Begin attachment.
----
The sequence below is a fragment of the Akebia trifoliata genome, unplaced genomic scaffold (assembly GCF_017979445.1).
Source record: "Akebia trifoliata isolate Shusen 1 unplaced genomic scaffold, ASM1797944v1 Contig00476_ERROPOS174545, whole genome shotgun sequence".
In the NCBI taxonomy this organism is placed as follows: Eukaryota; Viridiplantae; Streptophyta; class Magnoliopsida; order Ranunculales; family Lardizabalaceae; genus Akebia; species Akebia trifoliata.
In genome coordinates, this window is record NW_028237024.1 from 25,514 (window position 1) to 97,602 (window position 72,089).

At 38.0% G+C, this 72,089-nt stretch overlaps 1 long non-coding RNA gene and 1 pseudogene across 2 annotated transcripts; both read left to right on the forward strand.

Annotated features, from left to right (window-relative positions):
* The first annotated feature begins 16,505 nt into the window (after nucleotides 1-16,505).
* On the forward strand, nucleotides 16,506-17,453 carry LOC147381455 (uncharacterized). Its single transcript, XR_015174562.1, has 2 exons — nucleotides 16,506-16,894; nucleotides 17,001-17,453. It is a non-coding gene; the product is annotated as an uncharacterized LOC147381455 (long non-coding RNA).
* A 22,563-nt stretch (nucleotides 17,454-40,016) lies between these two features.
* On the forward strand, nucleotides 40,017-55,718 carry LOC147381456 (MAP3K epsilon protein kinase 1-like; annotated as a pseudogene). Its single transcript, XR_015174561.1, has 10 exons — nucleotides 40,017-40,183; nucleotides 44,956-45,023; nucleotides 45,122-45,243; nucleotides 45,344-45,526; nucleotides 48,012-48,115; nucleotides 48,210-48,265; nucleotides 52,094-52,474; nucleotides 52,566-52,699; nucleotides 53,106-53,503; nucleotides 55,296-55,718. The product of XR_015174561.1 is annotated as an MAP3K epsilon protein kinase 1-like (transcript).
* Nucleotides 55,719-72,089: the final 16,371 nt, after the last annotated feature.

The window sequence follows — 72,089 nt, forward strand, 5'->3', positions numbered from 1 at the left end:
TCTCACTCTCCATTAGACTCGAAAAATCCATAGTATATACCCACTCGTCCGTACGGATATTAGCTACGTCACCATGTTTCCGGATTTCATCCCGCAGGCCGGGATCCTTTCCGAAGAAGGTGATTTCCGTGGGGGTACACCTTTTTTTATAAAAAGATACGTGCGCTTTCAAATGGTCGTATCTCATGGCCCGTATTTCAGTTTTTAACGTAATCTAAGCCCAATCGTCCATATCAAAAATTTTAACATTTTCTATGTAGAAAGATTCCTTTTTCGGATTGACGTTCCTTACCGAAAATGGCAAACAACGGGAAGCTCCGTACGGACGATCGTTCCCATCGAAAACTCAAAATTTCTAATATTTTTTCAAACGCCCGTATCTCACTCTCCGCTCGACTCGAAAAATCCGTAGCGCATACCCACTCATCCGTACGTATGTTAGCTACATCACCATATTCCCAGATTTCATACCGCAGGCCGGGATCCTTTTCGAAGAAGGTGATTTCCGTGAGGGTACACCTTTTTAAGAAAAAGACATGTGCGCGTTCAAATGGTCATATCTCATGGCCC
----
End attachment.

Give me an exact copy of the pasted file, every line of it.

The sequence below is a fragment of the Akebia trifoliata genome, unplaced genomic scaffold (assembly GCF_017979445.1).
Source record: "Akebia trifoliata isolate Shusen 1 unplaced genomic scaffold, ASM1797944v1 Contig00476_ERROPOS174545, whole genome shotgun sequence".
In the NCBI taxonomy this organism is placed as follows: Eukaryota; Viridiplantae; Streptophyta; class Magnoliopsida; order Ranunculales; family Lardizabalaceae; genus Akebia; species Akebia trifoliata.
In genome coordinates, this window is record NW_028237024.1 from 25,514 (window position 1) to 97,602 (window position 72,089).

At 38.0% G+C, this 72,089-nt stretch overlaps 1 long non-coding RNA gene and 1 pseudogene across 2 annotated transcripts; both read left to right on the forward strand.

Annotated features, from left to right (window-relative positions):
* The first annotated feature begins 16,505 nt into the window (after nucleotides 1-16,505).
* On the forward strand, nucleotides 16,506-17,453 carry LOC147381455 (uncharacterized). Its single transcript, XR_015174562.1, has 2 exons — nucleotides 16,506-16,894; nucleotides 17,001-17,453. It is a non-coding gene; the product is annotated as an uncharacterized LOC147381455 (long non-coding RNA).
* A 22,563-nt stretch (nucleotides 17,454-40,016) lies between these two features.
* On the forward strand, nucleotides 40,017-55,718 carry LOC147381456 (MAP3K epsilon protein kinase 1-like; annotated as a pseudogene). Its single transcript, XR_015174561.1, has 10 exons — nucleotides 40,017-40,183; nucleotides 44,956-45,023; nucleotides 45,122-45,243; nucleotides 45,344-45,526; nucleotides 48,012-48,115; nucleotides 48,210-48,265; nucleotides 52,094-52,474; nucleotides 52,566-52,699; nucleotides 53,106-53,503; nucleotides 55,296-55,718. The product of XR_015174561.1 is annotated as an MAP3K epsilon protein kinase 1-like (transcript).
* Nucleotides 55,719-72,089: the final 16,371 nt, after the last annotated feature.

The window sequence follows — 72,089 nt, forward strand, 5'->3', positions numbered from 1 at the left end:
TCTCACTCTCCATTAGACTCGAAAAATCCATAGTATATACCCACTCGTCCGTACGGATATTAGCTACGTCACCATGTTTCCGGATTTCATCCCGCAGGCCGGGATCCTTTCCGAAGAAGGTGATTTCCGTGGGGGTACACCTTTTTTTATAAAAAGATACGTGCGCTTTCAAATGGTCGTATCTCATGGCCCGTATTTCAGTTTTTAACGTAATCTAAGCCCAATCGTCCATATCAAAAATTTTAACATTTTCTATGTAGAAAGATTCCTTTTTCGGATTGACGTTCCTTACCGAAAATGGCAAACAACGGGAAGCTCCGTACGGACGATCGTTCCCATCGAAAACTCAAAATTTCTAATATTTTTTCAAACGCCCGTATCTCACTCTCCGCTCGACTCGAAAAATCCGTAGCGCATACCCACTCATCCGTACGTATGTTAGCTACATCACCATATTCCCAGATTTCATACCGCAGGCCGGGATCCTTTTCGAAGAAGGTGATTTCCGTGAGGGTACACCTTTTTAAGAAAAAGACATGTGCGCGTTCAAATGGTCATATCTCATGGCCC